Well known Carthage businessman and former educator, Mr. Scotty Yeaman died at 5:30 p.m. Sunday evening December 1, 2019 at the St. Thomas West Hospital in Nashville where he was admitted Wednesday morning November 27th after having been transferred from Riverview Regional Medical Center in Carthage. He was 76.
Mr. Yeaman’s funeral services were conducted by his longtime minister, Edward L. Anderson, on Thursday afternoon December 5th from the Carthage Chapel of Sanderson Funeral Home. Close friends, Cody White and Noel Cherry delivered eulogies. Burial followed the 1 p.m. funeral services in the Garden of Everlasting Life at the Smith County Memorial Gardens.
One of two children of former Smith County Sheriff Lillard Yeaman who died at the age of 53 on August 14, 1961 and Ada Beatrice Hackett Yeaman who died at the age of 72 on February 25, 1989, he was born David Scott Yeaman in Lebanon on September 13, 1943 and was reared on Jackson Avenue in Carthage.
His sister, Betty Carol Yeaman, who at the time of her death was Director of Nursing at the former Carthage General Hospital, died in a single car accident in Overton County on July 23, 1974 at the age of 35.
Mr. Yeaman began his work career as a teenage at the former Murrah Drug Co. in Carthage in a role that was then referred to as a “Soda Jerk”, making milk shakes, coke floats, banana splits and other goodies at the drug store soda fountain.
He was a 1961 graduate of Smith County High School where he was an outstanding athlete having played football and basketball all four years and his major was in science and mathematics. It was said of him in his senior annual that; “Truth is the highest things that man may keep.”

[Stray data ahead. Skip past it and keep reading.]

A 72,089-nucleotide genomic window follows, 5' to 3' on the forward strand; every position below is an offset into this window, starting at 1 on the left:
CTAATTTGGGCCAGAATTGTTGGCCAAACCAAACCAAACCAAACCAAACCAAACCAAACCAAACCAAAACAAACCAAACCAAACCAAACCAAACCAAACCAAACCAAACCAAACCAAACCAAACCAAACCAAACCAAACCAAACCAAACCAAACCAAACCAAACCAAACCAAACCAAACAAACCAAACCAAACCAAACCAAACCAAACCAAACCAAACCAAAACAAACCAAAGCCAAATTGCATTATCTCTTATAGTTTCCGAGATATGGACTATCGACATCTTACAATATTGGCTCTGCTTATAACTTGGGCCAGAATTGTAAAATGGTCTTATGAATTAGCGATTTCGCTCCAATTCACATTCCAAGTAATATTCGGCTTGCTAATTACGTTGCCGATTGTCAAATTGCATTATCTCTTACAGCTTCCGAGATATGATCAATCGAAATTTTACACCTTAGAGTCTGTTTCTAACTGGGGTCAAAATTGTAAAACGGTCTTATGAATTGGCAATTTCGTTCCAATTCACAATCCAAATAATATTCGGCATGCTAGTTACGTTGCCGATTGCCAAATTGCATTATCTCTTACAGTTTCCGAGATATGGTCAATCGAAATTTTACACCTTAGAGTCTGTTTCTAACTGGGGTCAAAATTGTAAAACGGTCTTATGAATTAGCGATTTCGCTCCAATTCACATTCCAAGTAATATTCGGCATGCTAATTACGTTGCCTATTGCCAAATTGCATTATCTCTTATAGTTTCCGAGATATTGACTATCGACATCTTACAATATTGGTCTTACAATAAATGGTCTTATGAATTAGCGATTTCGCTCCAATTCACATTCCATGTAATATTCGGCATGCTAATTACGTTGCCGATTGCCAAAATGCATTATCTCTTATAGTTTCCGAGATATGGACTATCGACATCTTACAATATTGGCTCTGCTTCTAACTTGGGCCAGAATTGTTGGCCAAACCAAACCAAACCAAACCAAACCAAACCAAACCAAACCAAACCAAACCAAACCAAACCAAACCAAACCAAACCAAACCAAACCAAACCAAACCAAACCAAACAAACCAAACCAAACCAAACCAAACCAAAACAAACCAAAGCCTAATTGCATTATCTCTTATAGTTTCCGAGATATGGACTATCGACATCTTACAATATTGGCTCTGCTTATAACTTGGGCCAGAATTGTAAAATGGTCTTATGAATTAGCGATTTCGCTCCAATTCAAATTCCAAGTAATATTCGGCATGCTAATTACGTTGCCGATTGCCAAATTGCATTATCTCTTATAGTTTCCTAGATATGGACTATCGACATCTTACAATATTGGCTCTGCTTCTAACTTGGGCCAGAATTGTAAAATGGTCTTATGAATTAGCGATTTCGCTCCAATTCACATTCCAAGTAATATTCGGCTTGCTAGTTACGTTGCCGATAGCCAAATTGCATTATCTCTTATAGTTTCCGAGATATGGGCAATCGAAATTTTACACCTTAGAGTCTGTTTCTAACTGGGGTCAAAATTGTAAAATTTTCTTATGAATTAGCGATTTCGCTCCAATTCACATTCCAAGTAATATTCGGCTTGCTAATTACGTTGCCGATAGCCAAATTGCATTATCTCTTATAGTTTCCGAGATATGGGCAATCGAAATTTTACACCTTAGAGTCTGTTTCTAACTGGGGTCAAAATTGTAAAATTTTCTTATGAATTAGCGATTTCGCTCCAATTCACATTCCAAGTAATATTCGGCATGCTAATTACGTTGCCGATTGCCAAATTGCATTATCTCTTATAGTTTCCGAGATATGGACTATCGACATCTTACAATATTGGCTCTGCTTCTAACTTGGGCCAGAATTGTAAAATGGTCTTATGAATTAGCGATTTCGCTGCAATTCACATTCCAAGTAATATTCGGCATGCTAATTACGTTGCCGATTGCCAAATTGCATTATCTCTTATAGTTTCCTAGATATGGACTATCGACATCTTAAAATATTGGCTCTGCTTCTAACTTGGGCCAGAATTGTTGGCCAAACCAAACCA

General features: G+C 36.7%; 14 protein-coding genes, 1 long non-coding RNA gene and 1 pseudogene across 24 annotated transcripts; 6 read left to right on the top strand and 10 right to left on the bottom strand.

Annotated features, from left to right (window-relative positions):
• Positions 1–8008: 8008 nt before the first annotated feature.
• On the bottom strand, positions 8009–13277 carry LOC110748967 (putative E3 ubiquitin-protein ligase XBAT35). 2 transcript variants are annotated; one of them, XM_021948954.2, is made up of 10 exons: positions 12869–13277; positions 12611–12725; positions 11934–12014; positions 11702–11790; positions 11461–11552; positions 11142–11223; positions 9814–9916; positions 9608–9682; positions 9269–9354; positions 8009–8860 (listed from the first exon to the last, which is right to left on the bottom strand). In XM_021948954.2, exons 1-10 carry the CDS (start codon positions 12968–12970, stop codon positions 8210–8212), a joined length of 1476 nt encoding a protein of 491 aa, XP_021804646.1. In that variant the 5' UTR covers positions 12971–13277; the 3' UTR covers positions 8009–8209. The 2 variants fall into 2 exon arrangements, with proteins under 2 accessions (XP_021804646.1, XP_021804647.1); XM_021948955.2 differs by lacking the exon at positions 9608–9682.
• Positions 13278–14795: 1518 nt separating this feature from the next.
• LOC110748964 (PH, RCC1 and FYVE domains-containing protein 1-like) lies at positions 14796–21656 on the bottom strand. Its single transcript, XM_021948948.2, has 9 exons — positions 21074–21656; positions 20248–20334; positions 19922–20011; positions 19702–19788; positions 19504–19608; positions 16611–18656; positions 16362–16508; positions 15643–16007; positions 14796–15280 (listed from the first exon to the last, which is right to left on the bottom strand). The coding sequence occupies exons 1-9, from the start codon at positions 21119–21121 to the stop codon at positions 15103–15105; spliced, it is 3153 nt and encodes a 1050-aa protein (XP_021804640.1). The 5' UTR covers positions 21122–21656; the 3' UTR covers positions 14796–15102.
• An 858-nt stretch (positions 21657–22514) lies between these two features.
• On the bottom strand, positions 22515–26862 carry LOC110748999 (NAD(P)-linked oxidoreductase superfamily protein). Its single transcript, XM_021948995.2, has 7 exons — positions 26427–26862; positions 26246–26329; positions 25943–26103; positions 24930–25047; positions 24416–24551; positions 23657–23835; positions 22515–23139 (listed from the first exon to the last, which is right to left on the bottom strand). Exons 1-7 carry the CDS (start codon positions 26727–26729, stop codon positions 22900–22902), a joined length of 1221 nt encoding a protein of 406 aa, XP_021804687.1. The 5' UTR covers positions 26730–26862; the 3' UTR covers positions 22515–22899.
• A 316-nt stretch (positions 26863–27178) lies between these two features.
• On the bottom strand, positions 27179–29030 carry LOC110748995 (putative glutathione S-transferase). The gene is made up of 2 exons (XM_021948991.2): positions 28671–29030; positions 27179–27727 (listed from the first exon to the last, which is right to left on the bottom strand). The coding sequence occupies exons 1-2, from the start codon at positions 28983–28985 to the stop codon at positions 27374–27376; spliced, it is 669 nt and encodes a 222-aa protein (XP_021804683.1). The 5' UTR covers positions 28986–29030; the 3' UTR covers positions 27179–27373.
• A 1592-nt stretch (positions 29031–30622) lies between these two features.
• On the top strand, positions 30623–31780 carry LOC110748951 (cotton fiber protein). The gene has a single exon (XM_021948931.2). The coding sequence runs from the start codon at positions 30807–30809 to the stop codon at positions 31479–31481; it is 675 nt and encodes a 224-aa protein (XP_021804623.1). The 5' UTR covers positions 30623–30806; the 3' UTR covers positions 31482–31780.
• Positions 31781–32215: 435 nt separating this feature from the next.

He was awarded a football scholarship to Middle Tennessee State University where he graduated with a Bachelor Degree in education and went on to receive his Masters Degree. While at M.T.S.U. he was offered a tryout position with the Kansas City Chiefs.
While at M.T.S.U. he was introduced to the lady that would become his wife and on November 28, 1964 in Tompkinsville, Kentucky he was united in marriage to Celina native, the former Marilyn Gaye Melton. At the time he and the then Miss Melton met she was a student at Tennessee Tech and they were introduced by Noel Cherry, who was a Clay County native and friends of the Melton family and a close friend of Scotty.
He came from a long line of law enforcement officials in Smith County and his grandfather Dow Yeaman died while in the office of Sheriff on April 11, 1939 at the age of 70 and Scotty’s grandmother, Mrs. Willa Yeaman, finished his unexpired term and later Mr. Yeaman’s father Lillard was elected sheriff.
His first foray into education was in the Shelbyville School System where he served as football and girls basketball coach. He later was football coach at Smith County High School before becoming the school’s principal, beginning in the fall of 1971 replacing the late Ervin Smith who had been principal since 1951.
In 1976 he left his education career to begin the State Farm Insurance Agency on Main Street North in Carthage and became very successful with the business endeavor. After leaving the school position he continued as a beloved broadcaster at the Owls football games from 1986 until 2015 and was active in the “Sports Nuts” programs on “The Ranch” WUCZ 104.7.
A dedicated Christian, he devoted much of his Christian life in service at the Carthage Church of Christ as a member, Deacon and later as an Elder until ill health overcame him and he resigned his Eldership position in 2018.
He also served on the Smith County Board of Education from 1990 until 2010 and again from 2014 until resigning because of ill health in 2018.
Another hobby that consumed a part of Mr. Yeaman’s life was his Harley-Davidson Motorcycles which he dearly enjoyed and also the many long rides with his family and friends.
Surviving in addition to his wife of just over fifty five years is their daughter, Misty Yeaman Smith and husband Brian of South Carthage and her son Jake White of the home.
The family has requested memorials to either the Jackson-Smith Youth Camp or the Jordan Hackett Foundation.